Badeef was a small, gray elephant
with big floppy ears and a long trunk. He was too little to have tusks
yet, but one day he would have long ones like his fathers. Badeef and his
mother stood at the watering hole. It was surrounded by the long grasses
of the savannah. There were a lot of other animals around the hole. It was
deep and filled with croaking frogs. The hippos lay in the center,
clustered together and protective of their area. Badeef was warned not to
disturb the hippos. Crocodiles, hyenas, and all types of birds were there
to drink the cool, refreshing water.
Badeef lowered his trunk and sipped
until he was full. His mama, Mona, started nudging him with her trunk.
"It’s time to go," she said. As usual, Badeef ran beside her as they made
their way through the tall grass. "That watering hole is getting too
crowded. We need to find another. There are too many hyenas. It’s not safe
Badeef had to walk fast on his short
legs to keep up with his mama and the other female elephants. After
several hours they stopped at a baobab tree. Mona reached up with her long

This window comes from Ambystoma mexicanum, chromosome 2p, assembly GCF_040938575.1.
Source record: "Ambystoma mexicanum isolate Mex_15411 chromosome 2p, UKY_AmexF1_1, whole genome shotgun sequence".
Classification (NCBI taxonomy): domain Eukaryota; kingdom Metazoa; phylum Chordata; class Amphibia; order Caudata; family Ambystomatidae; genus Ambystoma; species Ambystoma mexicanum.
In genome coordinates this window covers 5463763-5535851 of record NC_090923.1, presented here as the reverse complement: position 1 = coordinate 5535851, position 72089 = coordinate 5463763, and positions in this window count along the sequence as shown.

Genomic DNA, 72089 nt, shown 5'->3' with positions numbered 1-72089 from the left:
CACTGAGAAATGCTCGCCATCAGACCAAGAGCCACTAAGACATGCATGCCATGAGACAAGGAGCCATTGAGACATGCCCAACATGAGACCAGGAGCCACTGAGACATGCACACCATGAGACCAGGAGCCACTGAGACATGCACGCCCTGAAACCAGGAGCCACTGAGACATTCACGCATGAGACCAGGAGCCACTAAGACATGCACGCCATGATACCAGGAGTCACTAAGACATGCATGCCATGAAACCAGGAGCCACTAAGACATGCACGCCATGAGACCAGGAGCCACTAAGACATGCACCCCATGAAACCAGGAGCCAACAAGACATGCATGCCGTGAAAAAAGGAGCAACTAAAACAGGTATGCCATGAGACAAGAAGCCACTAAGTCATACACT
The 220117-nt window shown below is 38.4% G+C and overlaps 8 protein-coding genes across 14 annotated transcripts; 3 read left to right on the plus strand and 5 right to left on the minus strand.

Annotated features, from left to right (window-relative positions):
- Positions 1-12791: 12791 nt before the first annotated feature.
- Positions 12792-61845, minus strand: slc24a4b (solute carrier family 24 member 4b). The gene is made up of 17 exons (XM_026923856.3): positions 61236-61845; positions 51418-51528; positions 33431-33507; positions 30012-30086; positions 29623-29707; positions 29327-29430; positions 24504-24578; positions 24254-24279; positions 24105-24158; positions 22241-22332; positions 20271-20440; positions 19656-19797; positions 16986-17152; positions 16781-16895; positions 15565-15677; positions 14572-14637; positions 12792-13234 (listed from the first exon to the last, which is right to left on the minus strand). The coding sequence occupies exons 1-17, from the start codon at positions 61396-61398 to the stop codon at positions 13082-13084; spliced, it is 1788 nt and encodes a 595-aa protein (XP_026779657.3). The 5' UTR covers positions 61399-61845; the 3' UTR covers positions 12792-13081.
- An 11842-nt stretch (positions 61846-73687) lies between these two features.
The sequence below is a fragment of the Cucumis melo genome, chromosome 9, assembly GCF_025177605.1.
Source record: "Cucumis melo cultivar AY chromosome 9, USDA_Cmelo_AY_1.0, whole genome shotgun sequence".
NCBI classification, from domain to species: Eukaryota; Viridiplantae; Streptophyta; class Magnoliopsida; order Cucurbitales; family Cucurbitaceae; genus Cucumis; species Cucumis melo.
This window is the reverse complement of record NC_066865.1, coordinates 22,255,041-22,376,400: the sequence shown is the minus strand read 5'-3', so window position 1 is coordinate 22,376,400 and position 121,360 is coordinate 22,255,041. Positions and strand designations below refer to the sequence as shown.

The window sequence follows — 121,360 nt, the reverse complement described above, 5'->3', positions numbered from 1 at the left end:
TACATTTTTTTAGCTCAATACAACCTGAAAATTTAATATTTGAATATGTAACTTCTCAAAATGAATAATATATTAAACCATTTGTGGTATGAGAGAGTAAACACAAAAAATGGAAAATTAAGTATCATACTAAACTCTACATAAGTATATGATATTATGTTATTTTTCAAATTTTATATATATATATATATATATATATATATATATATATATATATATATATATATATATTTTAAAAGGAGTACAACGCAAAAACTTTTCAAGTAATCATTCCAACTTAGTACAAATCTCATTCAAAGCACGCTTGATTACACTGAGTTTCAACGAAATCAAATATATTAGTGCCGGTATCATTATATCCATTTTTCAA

trunk and ripped the tender leaves and soft branches off. She handed some
to Badeef and then ate the rest. Suddenly Mona’s ears went up. She’d heard
something. "It’s a den of lions," she whispered to Badeef and the others.
Badeef was afraid. He’d never seen a
lion before but had heard the other elephants talking about them. "Mama,
I’m scared," he cried, moving closer to her large body.
"We must leave," she said. The
others agreed. They got into a long line, each holding onto the tail of
the elephant in front of them. They looked like a long train, stretching
for yards as they walked through the tall grass. They walked, and walked,
and walked. Sometimes Badeef felt tired and didn’t want to walk any
further, but the female elephant behind him nudged him with her trunk and
he moved on.
As the sun was set, the herd came to
a large watering hole. There were only a few buzzards hanging around.
"We’re here," his mama said. Badeef was glad. He ran over to the water,
stuck his trunk in and sipped water until no more would fit into his
tummy. "We’ll be safe here," Mona assured the little elephant.
That night, Badeef lay down in the
swaying grasses and fell asleep. He knew his mama was watching for lions
and he knew he was safe at last.